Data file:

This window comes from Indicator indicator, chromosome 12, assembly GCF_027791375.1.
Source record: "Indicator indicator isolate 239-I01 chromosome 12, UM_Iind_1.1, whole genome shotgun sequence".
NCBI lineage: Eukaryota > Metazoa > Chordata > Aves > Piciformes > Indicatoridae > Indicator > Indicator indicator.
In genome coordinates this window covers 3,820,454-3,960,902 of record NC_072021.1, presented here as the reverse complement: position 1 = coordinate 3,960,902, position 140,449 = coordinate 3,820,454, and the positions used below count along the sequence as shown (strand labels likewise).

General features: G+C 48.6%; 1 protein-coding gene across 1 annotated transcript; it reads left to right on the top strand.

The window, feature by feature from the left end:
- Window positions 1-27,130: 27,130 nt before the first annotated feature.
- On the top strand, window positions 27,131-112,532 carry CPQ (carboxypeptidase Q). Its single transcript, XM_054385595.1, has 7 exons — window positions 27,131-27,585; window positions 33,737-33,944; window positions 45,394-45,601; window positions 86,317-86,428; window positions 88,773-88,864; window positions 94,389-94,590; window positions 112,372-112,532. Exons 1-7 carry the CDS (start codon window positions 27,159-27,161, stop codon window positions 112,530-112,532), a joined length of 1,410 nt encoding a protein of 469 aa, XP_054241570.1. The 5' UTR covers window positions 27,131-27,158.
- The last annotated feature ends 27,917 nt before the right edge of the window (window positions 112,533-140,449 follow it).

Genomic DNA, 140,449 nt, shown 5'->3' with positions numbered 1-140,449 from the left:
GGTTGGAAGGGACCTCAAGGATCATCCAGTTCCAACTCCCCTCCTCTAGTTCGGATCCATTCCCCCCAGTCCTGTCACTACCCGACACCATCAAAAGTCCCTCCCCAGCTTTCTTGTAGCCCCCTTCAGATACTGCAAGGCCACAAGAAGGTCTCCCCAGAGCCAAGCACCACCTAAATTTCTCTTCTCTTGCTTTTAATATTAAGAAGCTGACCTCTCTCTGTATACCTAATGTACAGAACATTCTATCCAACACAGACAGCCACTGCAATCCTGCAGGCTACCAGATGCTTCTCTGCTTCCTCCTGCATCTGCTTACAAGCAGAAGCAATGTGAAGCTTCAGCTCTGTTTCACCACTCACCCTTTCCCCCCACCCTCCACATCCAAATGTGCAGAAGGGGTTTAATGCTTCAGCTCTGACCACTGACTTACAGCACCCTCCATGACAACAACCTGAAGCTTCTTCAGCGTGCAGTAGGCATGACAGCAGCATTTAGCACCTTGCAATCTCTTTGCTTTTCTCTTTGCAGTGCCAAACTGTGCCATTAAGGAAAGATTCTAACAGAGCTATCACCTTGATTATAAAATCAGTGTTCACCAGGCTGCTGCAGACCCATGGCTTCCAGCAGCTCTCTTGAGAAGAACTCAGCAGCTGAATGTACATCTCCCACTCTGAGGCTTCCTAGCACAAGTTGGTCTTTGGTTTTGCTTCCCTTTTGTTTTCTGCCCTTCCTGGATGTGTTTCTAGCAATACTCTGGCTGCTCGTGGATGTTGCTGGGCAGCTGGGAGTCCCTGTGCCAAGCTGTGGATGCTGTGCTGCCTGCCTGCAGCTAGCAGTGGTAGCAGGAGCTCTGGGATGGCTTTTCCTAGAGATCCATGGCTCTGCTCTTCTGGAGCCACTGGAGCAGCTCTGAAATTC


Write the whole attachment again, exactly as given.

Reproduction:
This window comes from Indicator indicator, chromosome 12, assembly GCF_027791375.1.
Source record: "Indicator indicator isolate 239-I01 chromosome 12, UM_Iind_1.1, whole genome shotgun sequence".
NCBI lineage: Eukaryota > Metazoa > Chordata > Aves > Piciformes > Indicatoridae > Indicator > Indicator indicator.
In genome coordinates this window covers 3,820,454-3,960,902 of record NC_072021.1, presented here as the reverse complement: position 1 = coordinate 3,960,902, position 140,449 = coordinate 3,820,454, and the positions used below count along the sequence as shown (strand labels likewise).

General features: G+C 48.6%; 1 protein-coding gene across 1 annotated transcript; it reads left to right on the top strand.

The window, feature by feature from the left end:
- Window positions 1-27,130: 27,130 nt before the first annotated feature.
- On the top strand, window positions 27,131-112,532 carry CPQ (carboxypeptidase Q). Its single transcript, XM_054385595.1, has 7 exons — window positions 27,131-27,585; window positions 33,737-33,944; window positions 45,394-45,601; window positions 86,317-86,428; window positions 88,773-88,864; window positions 94,389-94,590; window positions 112,372-112,532. Exons 1-7 carry the CDS (start codon window positions 27,159-27,161, stop codon window positions 112,530-112,532), a joined length of 1,410 nt encoding a protein of 469 aa, XP_054241570.1. The 5' UTR covers window positions 27,131-27,158.
- The last annotated feature ends 27,917 nt before the right edge of the window (window positions 112,533-140,449 follow it).

Genomic DNA, 140,449 nt, shown 5'->3' with positions numbered 1-140,449 from the left:
GGTTGGAAGGGACCTCAAGGATCATCCAGTTCCAACTCCCCTCCTCTAGTTCGGATCCATTCCCCCCAGTCCTGTCACTACCCGACACCATCAAAAGTCCCTCCCCAGCTTTCTTGTAGCCCCCTTCAGATACTGCAAGGCCACAAGAAGGTCTCCCCAGAGCCAAGCACCACCTAAATTTCTCTTCTCTTGCTTTTAATATTAAGAAGCTGACCTCTCTCTGTATACCTAATGTACAGAACATTCTATCCAACACAGACAGCCACTGCAATCCTGCAGGCTACCAGATGCTTCTCTGCTTCCTCCTGCATCTGCTTACAAGCAGAAGCAATGTGAAGCTTCAGCTCTGTTTCACCACTCACCCTTTCCCCCCACCCTCCACATCCAAATGTGCAGAAGGGGTTTAATGCTTCAGCTCTGACCACTGACTTACAGCACCCTCCATGACAACAACCTGAAGCTTCTTCAGCGTGCAGTAGGCATGACAGCAGCATTTAGCACCTTGCAATCTCTTTGCTTTTCTCTTTGCAGTGCCAAACTGTGCCATTAAGGAAAGATTCTAACAGAGCTATCACCTTGATTATAAAATCAGTGTTCACCAGGCTGCTGCAGACCCATGGCTTCCAGCAGCTCTCTTGAGAAGAACTCAGCAGCTGAATGTACATCTCCCACTCTGAGGCTTCCTAGCACAAGTTGGTCTTTGGTTTTGCTTCCCTTTTGTTTTCTGCCCTTCCTGGATGTGTTTCTAGCAATACTCTGGCTGCTCGTGGATGTTGCTGGGCAGCTGGGAGTCCCTGTGCCAAGCTGTGGATGCTGTGCTGCCTGCCTGCAGCTAGCAGTGGTAGCAGGAGCTCTGGGATGGCTTTTCCTAGAGATCCATGGCTCTGCTCTTCTGGAGCCACTGGAGCAGCTCTGAAATTC